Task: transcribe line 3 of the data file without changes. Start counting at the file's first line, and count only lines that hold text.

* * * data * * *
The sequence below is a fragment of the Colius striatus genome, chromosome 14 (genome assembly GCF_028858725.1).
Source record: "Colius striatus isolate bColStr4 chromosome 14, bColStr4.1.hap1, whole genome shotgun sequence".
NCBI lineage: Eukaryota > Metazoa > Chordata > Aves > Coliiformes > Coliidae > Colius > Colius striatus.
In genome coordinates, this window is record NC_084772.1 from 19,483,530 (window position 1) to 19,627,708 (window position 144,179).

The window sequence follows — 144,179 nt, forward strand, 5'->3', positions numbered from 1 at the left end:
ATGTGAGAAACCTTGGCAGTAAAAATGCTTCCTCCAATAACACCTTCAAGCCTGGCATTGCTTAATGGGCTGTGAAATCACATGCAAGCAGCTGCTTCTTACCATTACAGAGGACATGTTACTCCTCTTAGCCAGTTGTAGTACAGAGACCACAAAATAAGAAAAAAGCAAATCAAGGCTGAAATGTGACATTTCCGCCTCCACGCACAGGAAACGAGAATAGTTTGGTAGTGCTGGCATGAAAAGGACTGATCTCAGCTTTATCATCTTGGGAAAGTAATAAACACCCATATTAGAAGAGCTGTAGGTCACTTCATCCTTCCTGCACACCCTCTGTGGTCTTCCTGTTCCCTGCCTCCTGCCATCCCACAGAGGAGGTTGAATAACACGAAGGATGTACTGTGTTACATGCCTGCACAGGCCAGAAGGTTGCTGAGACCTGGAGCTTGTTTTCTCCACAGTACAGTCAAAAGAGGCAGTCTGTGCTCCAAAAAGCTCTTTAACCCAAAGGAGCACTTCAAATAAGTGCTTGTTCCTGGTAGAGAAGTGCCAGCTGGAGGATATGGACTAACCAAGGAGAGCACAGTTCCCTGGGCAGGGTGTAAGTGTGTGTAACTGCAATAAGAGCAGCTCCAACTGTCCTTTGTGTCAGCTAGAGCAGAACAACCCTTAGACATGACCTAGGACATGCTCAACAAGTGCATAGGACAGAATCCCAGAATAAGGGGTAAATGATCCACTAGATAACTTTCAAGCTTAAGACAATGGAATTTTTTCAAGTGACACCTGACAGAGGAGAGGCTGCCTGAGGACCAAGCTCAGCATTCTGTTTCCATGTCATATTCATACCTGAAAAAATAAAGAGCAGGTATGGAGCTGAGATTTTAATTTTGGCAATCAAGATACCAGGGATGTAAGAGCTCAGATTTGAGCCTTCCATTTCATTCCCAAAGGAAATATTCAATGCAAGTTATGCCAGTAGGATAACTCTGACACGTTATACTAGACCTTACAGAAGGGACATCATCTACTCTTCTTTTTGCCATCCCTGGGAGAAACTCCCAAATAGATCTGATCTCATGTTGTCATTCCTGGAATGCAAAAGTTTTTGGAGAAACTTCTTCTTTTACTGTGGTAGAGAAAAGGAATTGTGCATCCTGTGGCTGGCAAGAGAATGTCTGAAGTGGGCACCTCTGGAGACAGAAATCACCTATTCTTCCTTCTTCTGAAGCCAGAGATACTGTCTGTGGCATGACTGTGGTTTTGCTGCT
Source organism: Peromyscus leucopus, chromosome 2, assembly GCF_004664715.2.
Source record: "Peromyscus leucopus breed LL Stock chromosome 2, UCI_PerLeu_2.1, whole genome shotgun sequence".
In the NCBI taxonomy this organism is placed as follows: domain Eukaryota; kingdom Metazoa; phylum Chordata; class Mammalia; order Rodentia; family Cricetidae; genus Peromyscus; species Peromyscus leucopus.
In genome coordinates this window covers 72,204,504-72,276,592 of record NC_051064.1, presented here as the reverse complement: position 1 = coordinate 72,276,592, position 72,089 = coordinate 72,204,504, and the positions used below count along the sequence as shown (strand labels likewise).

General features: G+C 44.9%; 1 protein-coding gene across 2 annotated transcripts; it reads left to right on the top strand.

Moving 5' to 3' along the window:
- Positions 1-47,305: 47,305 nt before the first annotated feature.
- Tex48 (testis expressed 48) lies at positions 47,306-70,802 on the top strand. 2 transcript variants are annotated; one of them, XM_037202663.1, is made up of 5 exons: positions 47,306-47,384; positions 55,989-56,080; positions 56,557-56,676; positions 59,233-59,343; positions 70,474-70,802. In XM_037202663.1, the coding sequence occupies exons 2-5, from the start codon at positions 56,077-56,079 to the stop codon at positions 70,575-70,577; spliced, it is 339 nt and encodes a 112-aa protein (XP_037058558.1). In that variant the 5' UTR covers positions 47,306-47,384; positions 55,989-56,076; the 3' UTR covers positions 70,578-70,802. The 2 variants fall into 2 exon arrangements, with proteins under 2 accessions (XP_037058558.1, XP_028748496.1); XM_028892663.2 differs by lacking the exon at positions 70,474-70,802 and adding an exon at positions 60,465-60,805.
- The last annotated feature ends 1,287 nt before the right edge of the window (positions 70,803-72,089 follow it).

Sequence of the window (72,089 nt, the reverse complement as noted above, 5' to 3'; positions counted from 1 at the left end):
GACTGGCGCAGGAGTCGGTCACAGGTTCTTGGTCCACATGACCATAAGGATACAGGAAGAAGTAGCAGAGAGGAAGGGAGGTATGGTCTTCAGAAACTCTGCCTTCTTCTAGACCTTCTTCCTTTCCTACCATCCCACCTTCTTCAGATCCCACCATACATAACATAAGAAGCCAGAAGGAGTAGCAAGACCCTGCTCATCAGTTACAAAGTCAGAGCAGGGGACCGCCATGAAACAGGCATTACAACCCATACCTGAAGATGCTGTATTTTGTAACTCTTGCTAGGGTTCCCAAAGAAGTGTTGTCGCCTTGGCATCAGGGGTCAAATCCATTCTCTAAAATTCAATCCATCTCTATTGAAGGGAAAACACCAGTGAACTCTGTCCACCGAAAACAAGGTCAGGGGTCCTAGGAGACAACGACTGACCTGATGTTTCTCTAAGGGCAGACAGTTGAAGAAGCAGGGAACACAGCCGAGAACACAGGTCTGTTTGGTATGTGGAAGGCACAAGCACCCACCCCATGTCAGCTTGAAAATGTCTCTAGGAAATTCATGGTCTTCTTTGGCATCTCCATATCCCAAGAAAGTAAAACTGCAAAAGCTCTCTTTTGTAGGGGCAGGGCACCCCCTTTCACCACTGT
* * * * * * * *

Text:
NCBI lineage: Eukaryota > Metazoa > Chordata > Aves > Coliiformes > Coliidae > Colius > Colius striatus.